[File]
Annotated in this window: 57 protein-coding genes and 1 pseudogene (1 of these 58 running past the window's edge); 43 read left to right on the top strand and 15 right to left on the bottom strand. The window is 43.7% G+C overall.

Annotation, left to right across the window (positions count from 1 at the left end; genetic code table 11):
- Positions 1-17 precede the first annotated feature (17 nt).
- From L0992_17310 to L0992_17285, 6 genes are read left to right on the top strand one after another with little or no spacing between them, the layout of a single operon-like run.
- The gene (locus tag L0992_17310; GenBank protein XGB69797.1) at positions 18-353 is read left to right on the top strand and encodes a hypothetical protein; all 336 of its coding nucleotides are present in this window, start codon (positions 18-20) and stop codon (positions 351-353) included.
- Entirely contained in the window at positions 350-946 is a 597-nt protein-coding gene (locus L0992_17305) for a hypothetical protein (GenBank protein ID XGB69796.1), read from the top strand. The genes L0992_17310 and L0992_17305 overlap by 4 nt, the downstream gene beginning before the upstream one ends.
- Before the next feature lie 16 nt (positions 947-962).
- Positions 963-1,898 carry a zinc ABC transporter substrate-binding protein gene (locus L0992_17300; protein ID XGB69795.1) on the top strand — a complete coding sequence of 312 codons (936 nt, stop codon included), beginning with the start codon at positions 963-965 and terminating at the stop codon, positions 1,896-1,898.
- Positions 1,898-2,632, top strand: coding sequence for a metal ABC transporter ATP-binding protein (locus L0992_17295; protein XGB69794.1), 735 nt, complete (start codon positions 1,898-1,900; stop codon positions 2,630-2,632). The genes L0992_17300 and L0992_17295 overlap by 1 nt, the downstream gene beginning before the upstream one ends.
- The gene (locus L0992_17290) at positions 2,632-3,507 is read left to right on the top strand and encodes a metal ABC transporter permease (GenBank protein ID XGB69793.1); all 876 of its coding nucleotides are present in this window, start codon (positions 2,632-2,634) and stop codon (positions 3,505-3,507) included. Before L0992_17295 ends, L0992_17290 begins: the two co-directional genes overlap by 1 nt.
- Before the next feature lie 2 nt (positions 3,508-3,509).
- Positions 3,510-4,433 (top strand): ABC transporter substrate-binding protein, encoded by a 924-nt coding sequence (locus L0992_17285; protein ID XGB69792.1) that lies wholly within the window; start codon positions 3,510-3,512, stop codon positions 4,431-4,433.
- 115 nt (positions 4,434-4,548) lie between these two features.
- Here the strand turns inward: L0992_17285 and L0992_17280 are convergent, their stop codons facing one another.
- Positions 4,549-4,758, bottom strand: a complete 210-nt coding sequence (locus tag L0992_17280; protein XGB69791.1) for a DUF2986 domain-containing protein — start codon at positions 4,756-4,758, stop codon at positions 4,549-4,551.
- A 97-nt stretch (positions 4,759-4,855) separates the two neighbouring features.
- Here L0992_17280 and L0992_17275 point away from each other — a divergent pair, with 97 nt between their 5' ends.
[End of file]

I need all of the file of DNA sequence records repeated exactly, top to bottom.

Annotated in this window: 57 protein-coding genes and 1 pseudogene (1 of these 58 running past the window's edge); 43 read left to right on the top strand and 15 right to left on the bottom strand. The window is 43.7% G+C overall.

Annotation, left to right across the window (positions count from 1 at the left end; genetic code table 11):
- Positions 1-17 precede the first annotated feature (17 nt).
- From L0992_17310 to L0992_17285, 6 genes are read left to right on the top strand one after another with little or no spacing between them, the layout of a single operon-like run.
- The gene (locus tag L0992_17310; GenBank protein XGB69797.1) at positions 18-353 is read left to right on the top strand and encodes a hypothetical protein; all 336 of its coding nucleotides are present in this window, start codon (positions 18-20) and stop codon (positions 351-353) included.
- Entirely contained in the window at positions 350-946 is a 597-nt protein-coding gene (locus L0992_17305) for a hypothetical protein (GenBank protein ID XGB69796.1), read from the top strand. The genes L0992_17310 and L0992_17305 overlap by 4 nt, the downstream gene beginning before the upstream one ends.
- Before the next feature lie 16 nt (positions 947-962).
- Positions 963-1,898 carry a zinc ABC transporter substrate-binding protein gene (locus L0992_17300; protein ID XGB69795.1) on the top strand — a complete coding sequence of 312 codons (936 nt, stop codon included), beginning with the start codon at positions 963-965 and terminating at the stop codon, positions 1,896-1,898.
- Positions 1,898-2,632, top strand: coding sequence for a metal ABC transporter ATP-binding protein (locus L0992_17295; protein XGB69794.1), 735 nt, complete (start codon positions 1,898-1,900; stop codon positions 2,630-2,632). The genes L0992_17300 and L0992_17295 overlap by 1 nt, the downstream gene beginning before the upstream one ends.
- The gene (locus L0992_17290) at positions 2,632-3,507 is read left to right on the top strand and encodes a metal ABC transporter permease (GenBank protein ID XGB69793.1); all 876 of its coding nucleotides are present in this window, start codon (positions 2,632-2,634) and stop codon (positions 3,505-3,507) included. Before L0992_17295 ends, L0992_17290 begins: the two co-directional genes overlap by 1 nt.
- Before the next feature lie 2 nt (positions 3,508-3,509).
- Positions 3,510-4,433 (top strand): ABC transporter substrate-binding protein, encoded by a 924-nt coding sequence (locus L0992_17285; protein ID XGB69792.1) that lies wholly within the window; start codon positions 3,510-3,512, stop codon positions 4,431-4,433.
- 115 nt (positions 4,434-4,548) lie between these two features.
- Here the strand turns inward: L0992_17285 and L0992_17280 are convergent, their stop codons facing one another.
- Positions 4,549-4,758, bottom strand: a complete 210-nt coding sequence (locus tag L0992_17280; protein XGB69791.1) for a DUF2986 domain-containing protein — start codon at positions 4,756-4,758, stop codon at positions 4,549-4,551.
- A 97-nt stretch (positions 4,759-4,855) separates the two neighbouring features.
- Here L0992_17280 and L0992_17275 point away from each other — a divergent pair, with 97 nt between their 5' ends.